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Friday, August 5, 2011
Gatlin emerging from coach's shadow

By Associated Press

For 9.95 seconds, banned track coach Trevor Graham just stared at his television, mesmerized by the sprinter flashing past the finish line at the U.S. championships.

That burst out of the blocks by Justin Gatlin? Graham helped build it. That effortless stride? Graham played a role in crafting it.

Justin Gatlin
"It's better not to have a relationship. It definitely wouldn't do anything for me at this time," Justin Gatlin said of former coach Trevor Graham.
But that was years ago, back when the Americans dominated track's glamorous sprints, and Graham led the charge with a squad of world-class athletes that included Gatlin, Marion Jones and Tim Montgomery.

Then doping scandals wrecked them all, erasing their world records and sullying their reputations. Graham was banned for life.

These days, he doesn't pay close attention to track, and some of the keepsakes in his office, well, they're simply gathering dust. Those mementos include the jersey Gatlin wore when he captured gold at the 2004 Athens Games and a pair of bronzed shoes from Jones' five-medal performance at the 2000 Sydney Olympics -- medals she relinquished.

"That was our time. That was our moment back then," Graham said in a telephone interview with The Associated Press from his home in Raleigh, N.C. "Now, it's over with. It's time to move on."

Gatlin has.

This month, the 29-year-old sprinter will race in the 100 meters at the world championships in Daegu, South Korea. It will be his biggest race since returning to the sport after a four-year ban for doping that wiped out his record time of 9.77 seconds.

Yet no matter how fast Gatlin runs, he realizes this: The shadow of Graham will still trail him around the track.

That's why Gatlin has severed all ties. He simply can't maintain a relationship with the tainted coach.

Not now. Not with his Olympic goal so close.

"The relationship we had when I was growing up, I can't take that away from him. He showed me what it takes to be a professional athlete, psychologically," Gatlin said. "It's better not to have a relationship. It definitely wouldn't do anything for me at this time.

"But I've always wondered if he still watches."

He does.

When Graham tuned in for the U.S. championships in June, he couldn't help but dissect Gatlin's every stride as he finished second behind Walter Dix, one-hundredth of a second away from victory.

"Kind of made some slight mistakes. If [Gatlin] corrects those mistakes, he would've ran 9.8," said Graham, who turns 48 later this month. "That's what I saw. That's the type of race he ran."

After crossing the finish line, Gatlin screamed in exultation, his booming bellow releasing the pent-up fury of years spent on the sideline. Moments later, he bent at the waist, hands on his knees, and sobbed.

Nearly 3,000 miles away, Graham, never one to show much emotion, did a little fist pump and grinned. Then he turned off the TV, poured himself a glass of red wine and sauntered out back to savor the moment.

"What I see is a kid with a whole lot of talent," said Graham, a member of the Jamaican team that won silver in the 1,600 relay at the '88 Summer Olympics. "For a guy to sit out for four years and come back and break sub-10, that should tell you how talented he is.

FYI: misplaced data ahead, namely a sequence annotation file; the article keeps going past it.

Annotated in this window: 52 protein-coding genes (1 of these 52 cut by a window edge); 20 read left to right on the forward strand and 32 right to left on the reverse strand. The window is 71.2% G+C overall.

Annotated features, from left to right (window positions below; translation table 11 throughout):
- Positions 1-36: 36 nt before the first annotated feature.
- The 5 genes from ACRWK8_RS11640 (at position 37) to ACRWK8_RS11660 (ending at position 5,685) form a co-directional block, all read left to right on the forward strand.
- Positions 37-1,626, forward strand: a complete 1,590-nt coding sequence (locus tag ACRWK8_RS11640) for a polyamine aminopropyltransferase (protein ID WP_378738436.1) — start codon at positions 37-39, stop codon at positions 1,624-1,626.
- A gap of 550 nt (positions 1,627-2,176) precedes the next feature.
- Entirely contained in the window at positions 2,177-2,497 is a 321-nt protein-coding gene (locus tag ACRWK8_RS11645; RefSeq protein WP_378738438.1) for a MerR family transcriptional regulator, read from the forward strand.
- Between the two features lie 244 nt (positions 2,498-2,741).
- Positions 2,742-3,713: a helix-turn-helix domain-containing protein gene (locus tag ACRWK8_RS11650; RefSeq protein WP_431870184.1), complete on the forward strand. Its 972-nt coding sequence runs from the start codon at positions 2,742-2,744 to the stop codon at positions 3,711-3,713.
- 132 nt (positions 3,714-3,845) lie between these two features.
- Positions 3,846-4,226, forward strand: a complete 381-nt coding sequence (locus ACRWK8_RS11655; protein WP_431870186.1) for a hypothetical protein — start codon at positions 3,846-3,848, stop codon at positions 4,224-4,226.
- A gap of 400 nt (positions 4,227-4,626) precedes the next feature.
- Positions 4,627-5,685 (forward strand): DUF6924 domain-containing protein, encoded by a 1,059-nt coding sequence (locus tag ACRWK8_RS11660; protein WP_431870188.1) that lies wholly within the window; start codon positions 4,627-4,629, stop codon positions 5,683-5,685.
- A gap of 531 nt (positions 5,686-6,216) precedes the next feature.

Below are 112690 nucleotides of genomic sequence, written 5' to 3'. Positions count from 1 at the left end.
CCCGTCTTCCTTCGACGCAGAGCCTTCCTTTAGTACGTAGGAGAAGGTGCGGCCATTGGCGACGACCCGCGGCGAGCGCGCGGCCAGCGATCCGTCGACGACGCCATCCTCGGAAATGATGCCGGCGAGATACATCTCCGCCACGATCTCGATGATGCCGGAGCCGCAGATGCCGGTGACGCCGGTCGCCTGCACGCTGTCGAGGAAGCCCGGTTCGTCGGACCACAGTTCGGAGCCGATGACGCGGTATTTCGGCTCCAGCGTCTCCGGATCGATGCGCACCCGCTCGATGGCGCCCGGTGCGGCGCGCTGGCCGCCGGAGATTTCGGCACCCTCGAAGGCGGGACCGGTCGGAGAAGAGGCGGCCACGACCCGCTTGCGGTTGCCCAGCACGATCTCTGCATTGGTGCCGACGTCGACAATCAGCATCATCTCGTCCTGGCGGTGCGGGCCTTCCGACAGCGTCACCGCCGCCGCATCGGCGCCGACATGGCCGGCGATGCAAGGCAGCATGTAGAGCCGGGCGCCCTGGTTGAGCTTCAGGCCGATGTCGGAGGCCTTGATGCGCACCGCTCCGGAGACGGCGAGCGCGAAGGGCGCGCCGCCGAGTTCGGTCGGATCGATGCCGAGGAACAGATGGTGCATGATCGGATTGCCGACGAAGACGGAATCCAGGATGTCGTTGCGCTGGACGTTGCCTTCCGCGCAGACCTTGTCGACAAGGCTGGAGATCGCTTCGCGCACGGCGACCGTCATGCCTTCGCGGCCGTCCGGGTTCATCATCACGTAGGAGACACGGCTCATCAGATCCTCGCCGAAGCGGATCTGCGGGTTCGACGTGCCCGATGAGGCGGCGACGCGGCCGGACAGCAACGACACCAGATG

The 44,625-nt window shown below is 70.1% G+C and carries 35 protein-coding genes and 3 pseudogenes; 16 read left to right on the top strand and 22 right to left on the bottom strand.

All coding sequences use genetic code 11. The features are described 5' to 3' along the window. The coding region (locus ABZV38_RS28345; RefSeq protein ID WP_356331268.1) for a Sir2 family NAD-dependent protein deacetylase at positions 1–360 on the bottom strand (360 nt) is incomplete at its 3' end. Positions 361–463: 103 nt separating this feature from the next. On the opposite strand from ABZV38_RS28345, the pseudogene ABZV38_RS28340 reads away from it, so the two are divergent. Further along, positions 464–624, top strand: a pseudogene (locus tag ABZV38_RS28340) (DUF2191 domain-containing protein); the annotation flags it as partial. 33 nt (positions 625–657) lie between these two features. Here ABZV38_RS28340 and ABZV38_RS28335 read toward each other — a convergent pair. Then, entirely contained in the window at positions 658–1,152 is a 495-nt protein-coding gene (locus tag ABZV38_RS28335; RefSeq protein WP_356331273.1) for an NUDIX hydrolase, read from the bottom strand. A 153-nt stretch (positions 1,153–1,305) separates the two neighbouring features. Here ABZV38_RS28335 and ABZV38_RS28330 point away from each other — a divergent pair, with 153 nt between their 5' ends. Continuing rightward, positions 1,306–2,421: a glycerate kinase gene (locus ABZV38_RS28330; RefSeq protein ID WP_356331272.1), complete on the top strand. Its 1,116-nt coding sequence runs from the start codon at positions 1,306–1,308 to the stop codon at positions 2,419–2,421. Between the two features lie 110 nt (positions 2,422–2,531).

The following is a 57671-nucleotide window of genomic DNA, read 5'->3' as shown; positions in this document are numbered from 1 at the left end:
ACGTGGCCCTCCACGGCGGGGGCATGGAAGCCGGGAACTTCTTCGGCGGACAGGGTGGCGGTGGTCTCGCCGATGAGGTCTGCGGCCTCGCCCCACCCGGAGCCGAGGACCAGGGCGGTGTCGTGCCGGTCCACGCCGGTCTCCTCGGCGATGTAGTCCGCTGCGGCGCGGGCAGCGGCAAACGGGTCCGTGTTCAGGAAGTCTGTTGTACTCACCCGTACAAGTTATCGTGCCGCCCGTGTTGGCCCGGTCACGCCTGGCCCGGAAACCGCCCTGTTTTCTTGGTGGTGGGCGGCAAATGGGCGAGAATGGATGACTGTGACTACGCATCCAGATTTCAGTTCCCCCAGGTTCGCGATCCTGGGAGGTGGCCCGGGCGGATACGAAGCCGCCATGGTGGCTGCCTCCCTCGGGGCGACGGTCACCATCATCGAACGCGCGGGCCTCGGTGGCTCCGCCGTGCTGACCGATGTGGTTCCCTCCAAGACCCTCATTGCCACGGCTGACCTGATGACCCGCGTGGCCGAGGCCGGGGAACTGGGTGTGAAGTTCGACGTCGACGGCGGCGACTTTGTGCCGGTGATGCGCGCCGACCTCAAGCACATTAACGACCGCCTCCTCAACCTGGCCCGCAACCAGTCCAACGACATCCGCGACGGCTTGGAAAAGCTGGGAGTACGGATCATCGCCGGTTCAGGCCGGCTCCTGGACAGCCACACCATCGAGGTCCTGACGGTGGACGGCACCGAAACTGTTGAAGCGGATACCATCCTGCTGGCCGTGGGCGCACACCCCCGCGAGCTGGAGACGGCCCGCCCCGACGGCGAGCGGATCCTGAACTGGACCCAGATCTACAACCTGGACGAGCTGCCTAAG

"Shows that he didn't need performance-enhancing drugs, that he wasn't doing the type of things people claimed he was doing."

Not all that long ago, Gatlin, not Usain Bolt, was the talk of track.

The former University of Tennessee star was one of the fastest men on the planet, tying the 100-meter record in a run that came weeks after a positive test in April 2006 for excessive testosterone. To this day, Gatlin insists the positive test was caused when a massage therapist rubbed a testosterone-like cream onto his legs.

"At the end of the day, I'm at fault for what goes into my body. That's what the rules say," Gatlin said. "I've always abided by the rules, and I feel like I have to make sure nothing happens to me again."

Now Gatlin works with veteran coach Brooks Johnson on a sun-baked track near Walt Disney World in Florida, hanging on every word. "Brooks has definitely been a savior in my life," Gatlin said.

Together, they're hatching a plan to close the gap on Bolt -- a mission Gatlin shares with every other sprinter in the world. Bolt has set the bar quite high, lowering the world record to 9.58 seconds with his electric run in Berlin two summers ago.

Graham believes his former disciple can catch Bolt, who's also the world-record holder in the 200 (19.19).

"It's not like you're taking someone who hasn't been there before. [Gatlin] has been world champion, Olympic champion," said Graham, who coached Gatlin when he won Olympic gold in 2004. "He has been there before. So it's not impossible at all."

Graham says a return to coaching isn't far-fetched for him, either, even though he cannot set foot in any USOC facility.

"Can he sit in his house and teach a kid how to come out of the blocks? Sure," said Travis Tygart, the CEO of the U.S. Anti-Doping Agency. "But obviously we would discourage any athlete.

"He's got a lifetime ban. That's there for a reason, in part, because he refuses to be candid and truthful about the facts and the situation. He's failed to accept responsibility."

Graham insists he has "nothing to hide" and says he still receives phone calls from up-and-coming sprinters. But he's holding out for the ideal fit -- the next Justin Gatlin.

"If that individual comes along, I wouldn't turn my back on him," Graham said. "If a kid comes to me today and was willing to work, I'd definitely work with that kid, try to win a gold medal for the United States. Maybe I'll do that. Maybe you'll see me at the trials next year."